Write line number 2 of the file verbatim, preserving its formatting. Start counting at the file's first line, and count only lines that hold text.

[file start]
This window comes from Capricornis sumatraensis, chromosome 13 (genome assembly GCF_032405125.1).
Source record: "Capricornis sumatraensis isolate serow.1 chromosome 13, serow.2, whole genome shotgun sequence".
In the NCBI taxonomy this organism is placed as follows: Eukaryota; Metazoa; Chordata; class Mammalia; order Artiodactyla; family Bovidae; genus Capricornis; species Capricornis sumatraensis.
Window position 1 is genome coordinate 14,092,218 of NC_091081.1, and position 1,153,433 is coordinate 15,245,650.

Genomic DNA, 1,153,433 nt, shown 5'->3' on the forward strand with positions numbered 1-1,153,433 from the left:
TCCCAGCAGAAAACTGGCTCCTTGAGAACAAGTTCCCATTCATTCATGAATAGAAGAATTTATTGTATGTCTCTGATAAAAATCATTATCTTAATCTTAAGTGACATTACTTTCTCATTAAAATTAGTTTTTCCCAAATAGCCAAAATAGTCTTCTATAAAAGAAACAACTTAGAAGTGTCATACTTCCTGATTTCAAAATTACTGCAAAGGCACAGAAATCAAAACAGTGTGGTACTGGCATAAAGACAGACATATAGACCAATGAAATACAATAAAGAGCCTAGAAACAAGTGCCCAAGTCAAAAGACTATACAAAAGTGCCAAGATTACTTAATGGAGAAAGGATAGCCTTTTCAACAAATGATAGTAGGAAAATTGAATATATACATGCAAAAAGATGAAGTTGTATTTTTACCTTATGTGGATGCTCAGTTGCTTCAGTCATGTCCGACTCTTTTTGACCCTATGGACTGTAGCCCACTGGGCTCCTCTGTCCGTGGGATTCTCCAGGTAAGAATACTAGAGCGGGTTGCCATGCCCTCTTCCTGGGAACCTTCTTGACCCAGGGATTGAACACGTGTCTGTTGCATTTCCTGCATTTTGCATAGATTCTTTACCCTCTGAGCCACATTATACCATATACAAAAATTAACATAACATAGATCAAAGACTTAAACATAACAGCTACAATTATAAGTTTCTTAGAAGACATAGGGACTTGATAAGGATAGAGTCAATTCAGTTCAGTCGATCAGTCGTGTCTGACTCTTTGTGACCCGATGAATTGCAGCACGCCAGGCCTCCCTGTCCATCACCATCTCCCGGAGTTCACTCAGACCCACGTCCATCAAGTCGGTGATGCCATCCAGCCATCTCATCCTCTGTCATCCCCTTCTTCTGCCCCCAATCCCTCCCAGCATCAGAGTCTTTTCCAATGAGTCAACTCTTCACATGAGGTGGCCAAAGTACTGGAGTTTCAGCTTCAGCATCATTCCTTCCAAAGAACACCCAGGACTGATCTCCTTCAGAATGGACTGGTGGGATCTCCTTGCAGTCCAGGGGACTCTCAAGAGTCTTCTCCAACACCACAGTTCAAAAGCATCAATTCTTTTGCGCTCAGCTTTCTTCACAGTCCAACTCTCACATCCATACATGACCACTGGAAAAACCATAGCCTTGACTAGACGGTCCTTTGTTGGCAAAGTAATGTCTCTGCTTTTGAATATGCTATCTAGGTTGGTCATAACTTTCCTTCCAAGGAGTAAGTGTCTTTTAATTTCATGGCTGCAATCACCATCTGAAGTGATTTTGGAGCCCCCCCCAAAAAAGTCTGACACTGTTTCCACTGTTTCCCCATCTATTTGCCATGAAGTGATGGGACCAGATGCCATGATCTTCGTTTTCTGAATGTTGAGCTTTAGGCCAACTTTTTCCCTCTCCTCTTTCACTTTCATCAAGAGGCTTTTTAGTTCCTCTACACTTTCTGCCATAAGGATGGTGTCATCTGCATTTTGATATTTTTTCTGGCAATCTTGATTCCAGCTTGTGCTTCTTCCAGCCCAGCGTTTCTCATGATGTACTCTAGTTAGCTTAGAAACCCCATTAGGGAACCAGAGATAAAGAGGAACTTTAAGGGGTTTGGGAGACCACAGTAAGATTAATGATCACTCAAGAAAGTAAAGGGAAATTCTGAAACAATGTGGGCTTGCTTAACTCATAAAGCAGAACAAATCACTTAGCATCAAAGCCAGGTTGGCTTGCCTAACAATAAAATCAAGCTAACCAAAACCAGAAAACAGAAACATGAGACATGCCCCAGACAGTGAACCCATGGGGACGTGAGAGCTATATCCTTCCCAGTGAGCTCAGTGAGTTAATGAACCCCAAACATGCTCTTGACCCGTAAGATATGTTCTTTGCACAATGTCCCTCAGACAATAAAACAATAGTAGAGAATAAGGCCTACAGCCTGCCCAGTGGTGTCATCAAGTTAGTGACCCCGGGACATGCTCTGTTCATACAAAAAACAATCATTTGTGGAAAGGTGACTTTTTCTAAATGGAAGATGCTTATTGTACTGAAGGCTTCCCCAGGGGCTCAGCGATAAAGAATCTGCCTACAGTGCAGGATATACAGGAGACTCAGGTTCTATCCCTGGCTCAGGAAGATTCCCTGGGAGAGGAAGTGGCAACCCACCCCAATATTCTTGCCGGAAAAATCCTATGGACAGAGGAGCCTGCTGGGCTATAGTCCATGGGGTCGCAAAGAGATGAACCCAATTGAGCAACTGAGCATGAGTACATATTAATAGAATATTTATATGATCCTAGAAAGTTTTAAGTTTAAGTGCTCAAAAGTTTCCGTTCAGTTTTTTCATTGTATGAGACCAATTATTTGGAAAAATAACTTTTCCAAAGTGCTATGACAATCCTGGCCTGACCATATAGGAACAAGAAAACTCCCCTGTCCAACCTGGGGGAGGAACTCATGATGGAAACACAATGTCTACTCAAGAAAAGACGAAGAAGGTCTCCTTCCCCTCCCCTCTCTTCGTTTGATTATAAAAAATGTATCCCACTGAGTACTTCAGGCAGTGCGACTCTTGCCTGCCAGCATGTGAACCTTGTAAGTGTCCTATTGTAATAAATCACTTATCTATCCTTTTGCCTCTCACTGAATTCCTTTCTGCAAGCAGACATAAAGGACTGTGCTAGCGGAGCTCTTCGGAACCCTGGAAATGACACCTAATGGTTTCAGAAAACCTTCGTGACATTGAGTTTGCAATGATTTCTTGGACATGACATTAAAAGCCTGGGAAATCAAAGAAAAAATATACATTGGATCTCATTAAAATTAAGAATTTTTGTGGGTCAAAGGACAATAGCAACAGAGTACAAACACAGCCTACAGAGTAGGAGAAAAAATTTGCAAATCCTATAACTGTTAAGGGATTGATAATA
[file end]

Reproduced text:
Source record: "Capricornis sumatraensis isolate serow.1 chromosome 13, serow.2, whole genome shotgun sequence".